RING SIZE GUIDE
When shopping for rings in-store and online, we want to make sure that the ring you love fits like a charm!
In this Guide, we’ll dispel some common myths floating around on the Internet and provide some reliable tips on how to determine ring size, including an international ring size chart, so you can get it right.
DON’T use a piece of string or paper to measure ring size
Some websites suggest wrapping a piece of string around the finger, marking the place where the ends overlap and then finding the corresponding size on a ring size chart. Other sites suggest using a strip of paper to determine ring size, again by wrapping the strip around the finger and then marking the paper with a pen or pencil where it overlaps. Both methods lead to inaccuracies: String can stretch and paper can be easily damaged. Humidity and temperature can cause paper to shrink and curl.
Also, when you measure ring size this way, you’re not taking into consideration the size the ring needs to be to slip over the finger joint or knuckle. For most people, the joint is larger than the rest of the finger. If you only measure where the ring sits on the finger, you might not be able to push it over the joint when the time comes to put it on for the first time. Plus, you lose the element of surprise with this method, and if it’s not a surprise, you should ask your jeweller for help. Considering the symbolic value and cost of an engagement ring, you’ll want to determine ring size using more accurate methods. Read on for some reliable ones.
DO ask a jeweller to measure ring size
The best way to get the right fit is to have your beloved visit the jeweler with you and have the jeweler determine her ring size. A jeweler will probably use a set of finger gauges, often called a ring sizer, which contains a series of metal bands in ½ size increments that slide onto the finger to measure it for the most secure fit and best comfort. Your jeweler will also know how to factor in temperature, humidity, altitude and even time of day, which can also affect finger size. This takes any uncertainty and guessing out of the process.
If you want to keep the element of surprise, you can always “borrow” a ring from her jewelry box and take it to a jeweler yourself. Just make sure it’s a ring she often wears on a ring finger as opposed to one she wears on her middle finger, thumb or index finger, as these will not be the same size. In addition, for a person who is right-handed, the left ring finger is typically smaller than the right ring finger by about half a size and vice versa. Let the jeweler know if the ring you’ve brought is usually worn on the right or left hand and which hand is dominant.
To measure an existing ring, the jeweler will typically use a ring mandrel – a tapered cylindrical tool – that is marked with ring sizes. As with a finger gauge set, it can measure in half as well as full sizes. If the band is unusually wide, take the measurement from the center.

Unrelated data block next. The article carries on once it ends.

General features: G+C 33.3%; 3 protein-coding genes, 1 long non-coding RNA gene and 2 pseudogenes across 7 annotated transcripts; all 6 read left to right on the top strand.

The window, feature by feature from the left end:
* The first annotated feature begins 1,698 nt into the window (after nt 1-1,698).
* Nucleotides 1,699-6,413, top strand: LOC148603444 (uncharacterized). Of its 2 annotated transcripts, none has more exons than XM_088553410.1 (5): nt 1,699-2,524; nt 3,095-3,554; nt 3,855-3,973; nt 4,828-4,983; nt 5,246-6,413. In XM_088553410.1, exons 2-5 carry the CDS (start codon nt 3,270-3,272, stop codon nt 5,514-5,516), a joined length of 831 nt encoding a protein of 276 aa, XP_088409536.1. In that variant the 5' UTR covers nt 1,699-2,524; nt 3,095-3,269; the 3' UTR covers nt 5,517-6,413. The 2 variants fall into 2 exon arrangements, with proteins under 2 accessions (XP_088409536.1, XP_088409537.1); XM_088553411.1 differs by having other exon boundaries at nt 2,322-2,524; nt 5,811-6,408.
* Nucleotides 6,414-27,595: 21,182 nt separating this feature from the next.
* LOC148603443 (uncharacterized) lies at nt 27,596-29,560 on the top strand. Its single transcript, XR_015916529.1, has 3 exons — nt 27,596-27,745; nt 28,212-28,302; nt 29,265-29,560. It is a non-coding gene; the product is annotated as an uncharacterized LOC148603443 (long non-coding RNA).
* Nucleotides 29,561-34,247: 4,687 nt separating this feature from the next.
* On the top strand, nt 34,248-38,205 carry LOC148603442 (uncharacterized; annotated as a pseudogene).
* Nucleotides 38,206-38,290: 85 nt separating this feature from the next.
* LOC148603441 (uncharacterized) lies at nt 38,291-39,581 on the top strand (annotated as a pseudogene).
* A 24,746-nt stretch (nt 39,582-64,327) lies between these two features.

If none of these options work for you, some online merchants offer plastic ring sizers. These can give a fairly accurate measurement of her ring size.
Determine ring size with paper and pencil
Borrow one of your beloved’s favorite rings (again, a ring she wears on her ring finger), preferably one with a plain and unadorned band. Get a pencil and trace the inside of the ring on a piece of paper. This is a good way to determine her ring size.
A few more tips about ring size
If you’re still nervous about determining her ring size, here are a few things you should know for extra assurance that the ring you’re getting will be the perfect fit:
- Buy a larger ring: It is easier to remove metal from a ring that’s too big than add metal to a ring that’s too small.
- Shank size matters: Rings with wide shanks usually need to be a bit larger, as they will fit more snugly. Bridal sets wider than 4 or 5 mm when the band and engagement ring are worn together require special consideration. Be sure to consult your jeweler about how best to handle this.
- Beads: Small gold balls can be added to the inside of a ring that’s too big to make it fit tighter and keep it from turning on the finger. This is especially helpful for people with larger finger joints. Additionally, jewelers can install mechanical shanks for people suffering from arthritis.
- Weather, altitude and time of day: Fingers shrink in the cold and swell in the heat. Consequently, not only can a measurement taken on a winter day differ from one taken mid-summer, but a measurement taken on a cool morning can also differ from one taken in the afternoon, as the temperature rises. Likewise, high and low humidity can cause a finger to swell or shrink. So can altitude – like flying and mountain climbing. Be mindful of this when you pick her ring size.
Ring Size Conversion Chart
Determining your ring size can be tricky without the proper tools. Use our Ring Size Conversion chart below to find your ring size in different countries. Need help? Speak with an Expert now by Contacting Us HERE.
Now that you’re armed with these tips on how to determine ring size, you’ll be ready to surprise your bride-to-be with a ring that fits perfectly on her finger. If you need any further assistance please feel free to Contact Us.